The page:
Logic (Dialectic)
The dialectic stage is defined as learning to reason, and the body of knowledge learned in the grammar stage is the stuff learning to reason is practiced on. In the grammar stage children learned facts; in the dialectic stage children try to understand the facts they have learned, and begin to relate those facts to one another in a significant way. This stage coincides with middle or junior high school, although it may actually begin for individual children earlier than that, in 5th or 6th grade. It is in the dialectic that the emphasis in cognitive skills shifts from the concrete to the analytical. This is where children are naturally inclined to ask the question “Why?” This is where they question what they have learned in the grammar stage to see if it is in fact true. Truth holds up very well under examination, and only proves its nature by this process. While not advocating children question the things they were taught, if what they were taught is true, we need have no fear of it being questioned, even if that questioning runs to things such as the existence of God or the veracity of the Word. Therefore teaching the science of logic is critical at this stage.
The last stage is the rhetoric stage, which focuses on learning the science of communication and the art of expression. In the grammar stage children learned facts; in the dialectic stage children began to understand those facts, and in the rhetoric stage children learn to express what they now understand in the most compelling manner possible. This stage roughly coincides with high school. Cognitively speaking, this stage is where abstract thought reaches its zenith. In this stage, the unknown can be explored because the known is understood; the hypothetical can be introduced and grasped with the mind. The mental jump can be made from the natural to the spiritual, from the practical to the theoretical. Self-expression finally comes into its own in the language arts; “hard” sciences and advanced mathematics are more easily mastered; history can be applied to economics and political science; and Bible study can turn to apologetics.
Key for me in deciding with Molly to use Classically-based education in our home were other factors too, such as the fact that "screens" of any kind (whether TV, computer, etc.) are strongly discouraged as educational tools. The Classical method was used to great effect well before the advent of TV or computers; usually reading is a much more interactive way of learning than "screens" which are passive and don't require thought.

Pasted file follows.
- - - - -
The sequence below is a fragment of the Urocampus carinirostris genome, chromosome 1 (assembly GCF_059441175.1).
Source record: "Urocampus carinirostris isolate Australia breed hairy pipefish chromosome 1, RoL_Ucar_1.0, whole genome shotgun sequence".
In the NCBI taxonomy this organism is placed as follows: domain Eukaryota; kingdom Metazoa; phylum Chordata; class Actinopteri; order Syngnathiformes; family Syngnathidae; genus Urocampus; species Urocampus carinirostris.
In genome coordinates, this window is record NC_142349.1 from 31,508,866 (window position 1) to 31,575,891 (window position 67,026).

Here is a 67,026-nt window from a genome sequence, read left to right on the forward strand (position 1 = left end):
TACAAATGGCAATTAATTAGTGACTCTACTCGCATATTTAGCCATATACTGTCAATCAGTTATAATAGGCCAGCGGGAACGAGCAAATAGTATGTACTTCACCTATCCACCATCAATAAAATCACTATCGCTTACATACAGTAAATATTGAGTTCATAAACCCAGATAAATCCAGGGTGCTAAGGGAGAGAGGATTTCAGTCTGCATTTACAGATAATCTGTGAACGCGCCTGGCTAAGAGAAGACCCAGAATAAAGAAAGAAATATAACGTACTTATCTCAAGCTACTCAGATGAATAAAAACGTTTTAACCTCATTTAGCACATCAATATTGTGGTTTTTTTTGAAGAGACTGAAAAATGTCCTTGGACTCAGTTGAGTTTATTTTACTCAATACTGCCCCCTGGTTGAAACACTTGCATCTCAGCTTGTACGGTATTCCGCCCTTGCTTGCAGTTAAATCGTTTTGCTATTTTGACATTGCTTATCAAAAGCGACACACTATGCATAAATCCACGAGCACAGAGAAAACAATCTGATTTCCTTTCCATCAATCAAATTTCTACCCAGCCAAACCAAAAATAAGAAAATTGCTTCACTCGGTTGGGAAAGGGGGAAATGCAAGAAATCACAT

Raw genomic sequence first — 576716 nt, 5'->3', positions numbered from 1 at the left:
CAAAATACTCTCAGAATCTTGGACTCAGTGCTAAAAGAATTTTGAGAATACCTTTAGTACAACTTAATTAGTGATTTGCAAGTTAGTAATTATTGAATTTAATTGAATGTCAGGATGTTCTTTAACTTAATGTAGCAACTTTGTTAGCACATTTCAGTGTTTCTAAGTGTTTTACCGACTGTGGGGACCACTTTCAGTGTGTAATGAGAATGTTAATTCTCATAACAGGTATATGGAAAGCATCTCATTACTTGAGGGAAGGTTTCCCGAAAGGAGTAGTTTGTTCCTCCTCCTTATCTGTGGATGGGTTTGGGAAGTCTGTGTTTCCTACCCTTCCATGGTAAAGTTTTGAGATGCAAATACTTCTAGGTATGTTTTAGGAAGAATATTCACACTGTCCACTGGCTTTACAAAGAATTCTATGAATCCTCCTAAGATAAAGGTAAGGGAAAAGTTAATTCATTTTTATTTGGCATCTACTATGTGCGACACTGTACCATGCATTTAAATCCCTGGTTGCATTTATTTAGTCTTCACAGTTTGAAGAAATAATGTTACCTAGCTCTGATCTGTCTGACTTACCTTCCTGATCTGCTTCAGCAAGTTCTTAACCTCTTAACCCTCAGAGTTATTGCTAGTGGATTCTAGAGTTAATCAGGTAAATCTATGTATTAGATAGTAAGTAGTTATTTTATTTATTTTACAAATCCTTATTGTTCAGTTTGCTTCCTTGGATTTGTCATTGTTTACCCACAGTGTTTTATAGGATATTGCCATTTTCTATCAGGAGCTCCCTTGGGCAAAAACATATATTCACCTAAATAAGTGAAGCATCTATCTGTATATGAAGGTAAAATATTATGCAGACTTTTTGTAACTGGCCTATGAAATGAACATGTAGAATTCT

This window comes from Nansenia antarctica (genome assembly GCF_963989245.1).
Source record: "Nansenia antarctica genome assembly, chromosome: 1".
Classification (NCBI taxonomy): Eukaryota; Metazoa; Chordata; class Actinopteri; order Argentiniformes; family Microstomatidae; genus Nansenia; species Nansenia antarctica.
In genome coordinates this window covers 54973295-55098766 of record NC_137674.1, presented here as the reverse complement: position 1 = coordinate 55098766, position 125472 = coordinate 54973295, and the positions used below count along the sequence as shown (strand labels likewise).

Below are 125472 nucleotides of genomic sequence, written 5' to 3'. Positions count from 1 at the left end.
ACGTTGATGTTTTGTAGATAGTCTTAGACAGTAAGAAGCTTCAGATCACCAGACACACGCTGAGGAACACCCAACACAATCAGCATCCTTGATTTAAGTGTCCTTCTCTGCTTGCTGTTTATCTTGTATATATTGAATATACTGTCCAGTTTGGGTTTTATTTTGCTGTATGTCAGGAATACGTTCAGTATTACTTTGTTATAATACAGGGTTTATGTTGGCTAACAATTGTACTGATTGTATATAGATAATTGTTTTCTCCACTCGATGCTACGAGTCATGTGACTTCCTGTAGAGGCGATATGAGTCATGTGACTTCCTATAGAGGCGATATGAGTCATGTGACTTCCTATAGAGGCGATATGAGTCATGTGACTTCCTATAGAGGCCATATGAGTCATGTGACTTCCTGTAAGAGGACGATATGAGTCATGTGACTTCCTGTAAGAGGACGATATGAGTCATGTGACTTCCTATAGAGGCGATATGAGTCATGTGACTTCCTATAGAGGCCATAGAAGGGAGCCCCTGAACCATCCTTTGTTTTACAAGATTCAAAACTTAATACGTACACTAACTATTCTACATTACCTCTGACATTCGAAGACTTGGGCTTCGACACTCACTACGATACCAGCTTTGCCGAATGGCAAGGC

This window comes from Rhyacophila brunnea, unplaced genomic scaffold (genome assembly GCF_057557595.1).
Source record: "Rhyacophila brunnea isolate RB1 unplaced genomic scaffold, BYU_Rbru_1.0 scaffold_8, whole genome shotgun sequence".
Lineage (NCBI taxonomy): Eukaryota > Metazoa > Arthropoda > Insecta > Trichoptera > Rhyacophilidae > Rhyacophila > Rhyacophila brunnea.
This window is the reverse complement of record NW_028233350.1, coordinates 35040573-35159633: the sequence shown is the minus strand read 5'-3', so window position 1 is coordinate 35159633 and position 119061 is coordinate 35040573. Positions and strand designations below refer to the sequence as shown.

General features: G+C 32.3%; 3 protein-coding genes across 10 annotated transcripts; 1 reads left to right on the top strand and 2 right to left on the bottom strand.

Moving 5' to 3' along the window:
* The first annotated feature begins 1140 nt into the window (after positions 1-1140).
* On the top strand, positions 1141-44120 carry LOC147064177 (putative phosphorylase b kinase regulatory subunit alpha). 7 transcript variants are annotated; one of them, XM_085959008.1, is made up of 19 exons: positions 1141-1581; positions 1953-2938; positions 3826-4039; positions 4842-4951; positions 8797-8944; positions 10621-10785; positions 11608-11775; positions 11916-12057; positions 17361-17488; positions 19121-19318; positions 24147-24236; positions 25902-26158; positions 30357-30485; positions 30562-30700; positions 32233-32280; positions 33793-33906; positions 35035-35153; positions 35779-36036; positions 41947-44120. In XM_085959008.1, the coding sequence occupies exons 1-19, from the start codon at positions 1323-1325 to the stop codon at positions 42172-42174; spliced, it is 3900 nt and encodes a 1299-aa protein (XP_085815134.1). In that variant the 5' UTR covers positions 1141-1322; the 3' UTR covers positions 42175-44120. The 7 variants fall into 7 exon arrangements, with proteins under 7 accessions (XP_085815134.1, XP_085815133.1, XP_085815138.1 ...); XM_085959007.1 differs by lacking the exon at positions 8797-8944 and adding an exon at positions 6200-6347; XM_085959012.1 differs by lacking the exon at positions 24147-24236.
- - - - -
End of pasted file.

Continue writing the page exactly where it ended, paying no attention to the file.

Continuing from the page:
I also like the fact that the same or similar information is covered in each 4-year cycle with a different focus. So, if you cycle through World History from ancient times to the present in grades 1-4, focusing on memorization of key facts and events, you start over in grades 5-8 and cover the same periods focusing on why events happened and what their causes were, and you start over again in grades 9-12 and cover the same periods a third time focusing on developing the student's own analytical skills and having the student offer a defense of a certain position regarding an historical event, or have the student do a formal debate on a topic in history. Other subjects are done this way as well, including Math, Science, Literature, Languages (Latin), etc., even following along with World History in each of the other subjects (teaching, for instance, about Newton's laws of motion when discussing Newton's era of history).

There will be more to come on homeschooling topics such as this, but hopefully this provides a good picture of the vision we have for our homeschool and the education of our children.